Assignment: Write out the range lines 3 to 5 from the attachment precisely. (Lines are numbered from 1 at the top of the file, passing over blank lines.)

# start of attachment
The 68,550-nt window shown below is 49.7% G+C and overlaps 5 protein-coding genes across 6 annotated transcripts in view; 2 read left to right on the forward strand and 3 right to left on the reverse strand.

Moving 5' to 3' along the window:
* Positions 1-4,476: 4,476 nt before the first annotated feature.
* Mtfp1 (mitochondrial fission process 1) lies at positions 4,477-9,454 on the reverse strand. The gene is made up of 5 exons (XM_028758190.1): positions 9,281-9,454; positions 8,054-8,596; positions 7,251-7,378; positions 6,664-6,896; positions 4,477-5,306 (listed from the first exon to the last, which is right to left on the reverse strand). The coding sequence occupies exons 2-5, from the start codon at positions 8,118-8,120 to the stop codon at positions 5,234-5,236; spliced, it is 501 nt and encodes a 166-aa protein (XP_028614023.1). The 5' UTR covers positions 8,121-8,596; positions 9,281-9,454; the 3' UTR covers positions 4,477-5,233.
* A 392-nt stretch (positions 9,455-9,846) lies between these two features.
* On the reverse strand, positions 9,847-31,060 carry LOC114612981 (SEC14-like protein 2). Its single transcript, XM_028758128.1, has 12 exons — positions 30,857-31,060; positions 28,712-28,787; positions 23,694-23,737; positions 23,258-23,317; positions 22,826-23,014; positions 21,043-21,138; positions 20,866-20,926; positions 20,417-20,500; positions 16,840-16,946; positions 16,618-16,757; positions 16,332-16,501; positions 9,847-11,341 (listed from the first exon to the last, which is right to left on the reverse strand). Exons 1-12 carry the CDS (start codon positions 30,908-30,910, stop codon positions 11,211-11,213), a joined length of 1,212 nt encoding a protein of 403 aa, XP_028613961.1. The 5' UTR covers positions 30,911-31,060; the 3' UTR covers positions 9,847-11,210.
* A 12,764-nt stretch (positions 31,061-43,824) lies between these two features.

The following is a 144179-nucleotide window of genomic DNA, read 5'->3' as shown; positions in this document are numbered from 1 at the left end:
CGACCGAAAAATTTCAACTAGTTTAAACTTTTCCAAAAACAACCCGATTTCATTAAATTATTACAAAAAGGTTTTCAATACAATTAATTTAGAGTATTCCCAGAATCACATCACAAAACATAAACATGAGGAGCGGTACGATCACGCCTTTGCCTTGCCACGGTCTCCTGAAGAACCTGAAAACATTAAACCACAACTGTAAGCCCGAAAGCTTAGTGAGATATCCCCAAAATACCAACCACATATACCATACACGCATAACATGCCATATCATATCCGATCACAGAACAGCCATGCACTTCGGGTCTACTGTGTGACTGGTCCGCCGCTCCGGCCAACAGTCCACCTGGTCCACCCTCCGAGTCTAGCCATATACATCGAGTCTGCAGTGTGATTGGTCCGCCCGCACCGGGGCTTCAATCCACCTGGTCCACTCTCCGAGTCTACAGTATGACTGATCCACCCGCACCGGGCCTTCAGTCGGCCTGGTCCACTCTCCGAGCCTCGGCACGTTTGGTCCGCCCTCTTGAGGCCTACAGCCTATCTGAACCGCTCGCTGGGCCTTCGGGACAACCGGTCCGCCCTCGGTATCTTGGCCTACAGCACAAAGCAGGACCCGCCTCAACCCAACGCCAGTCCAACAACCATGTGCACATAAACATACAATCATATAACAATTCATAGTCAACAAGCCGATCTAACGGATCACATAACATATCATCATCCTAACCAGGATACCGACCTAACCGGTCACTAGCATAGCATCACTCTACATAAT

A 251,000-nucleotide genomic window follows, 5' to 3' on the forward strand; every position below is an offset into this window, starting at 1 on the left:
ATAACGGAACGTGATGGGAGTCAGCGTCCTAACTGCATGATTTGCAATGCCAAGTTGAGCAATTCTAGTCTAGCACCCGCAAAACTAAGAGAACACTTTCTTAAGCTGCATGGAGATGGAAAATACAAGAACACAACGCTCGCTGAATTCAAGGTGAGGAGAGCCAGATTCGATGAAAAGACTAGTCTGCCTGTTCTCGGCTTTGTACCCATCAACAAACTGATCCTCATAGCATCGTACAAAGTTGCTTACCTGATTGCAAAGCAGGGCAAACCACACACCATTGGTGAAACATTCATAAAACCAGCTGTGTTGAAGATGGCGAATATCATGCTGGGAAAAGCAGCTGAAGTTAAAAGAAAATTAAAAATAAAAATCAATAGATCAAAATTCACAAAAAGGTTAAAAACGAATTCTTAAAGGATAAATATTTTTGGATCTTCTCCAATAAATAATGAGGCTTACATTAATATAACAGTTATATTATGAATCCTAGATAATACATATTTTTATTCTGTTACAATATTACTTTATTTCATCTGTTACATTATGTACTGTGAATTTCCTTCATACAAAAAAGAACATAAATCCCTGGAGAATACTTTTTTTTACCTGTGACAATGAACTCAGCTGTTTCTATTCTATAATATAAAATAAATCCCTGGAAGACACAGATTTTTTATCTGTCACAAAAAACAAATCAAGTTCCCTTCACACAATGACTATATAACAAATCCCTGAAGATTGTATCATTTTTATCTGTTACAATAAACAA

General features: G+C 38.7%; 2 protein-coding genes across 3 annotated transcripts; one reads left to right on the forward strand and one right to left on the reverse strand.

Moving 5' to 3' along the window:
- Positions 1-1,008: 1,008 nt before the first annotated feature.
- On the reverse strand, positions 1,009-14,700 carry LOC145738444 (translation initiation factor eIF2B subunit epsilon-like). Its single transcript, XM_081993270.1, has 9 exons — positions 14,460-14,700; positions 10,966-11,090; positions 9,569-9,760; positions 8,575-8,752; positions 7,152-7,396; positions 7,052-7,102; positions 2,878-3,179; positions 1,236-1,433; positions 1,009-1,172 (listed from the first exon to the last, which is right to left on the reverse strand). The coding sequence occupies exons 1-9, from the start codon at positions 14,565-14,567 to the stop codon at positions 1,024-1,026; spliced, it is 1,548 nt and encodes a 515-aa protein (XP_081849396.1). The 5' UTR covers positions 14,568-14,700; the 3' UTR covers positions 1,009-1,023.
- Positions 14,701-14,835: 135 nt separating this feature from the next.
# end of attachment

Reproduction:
* Positions 1-4,476: 4,476 nt before the first annotated feature.
* Mtfp1 (mitochondrial fission process 1) lies at positions 4,477-9,454 on the reverse strand. The gene is made up of 5 exons (XM_028758190.1): positions 9,281-9,454; positions 8,054-8,596; positions 7,251-7,378; positions 6,664-6,896; positions 4,477-5,306 (listed from the first exon to the last, which is right to left on the reverse strand). The coding sequence occupies exons 2-5, from the start codon at positions 8,118-8,120 to the stop codon at positions 5,234-5,236; spliced, it is 501 nt and encodes a 166-aa protein (XP_028614023.1). The 5' UTR covers positions 8,121-8,596; positions 9,281-9,454; the 3' UTR covers positions 4,477-5,233.
* A 392-nt stretch (positions 9,455-9,846) lies between these two features.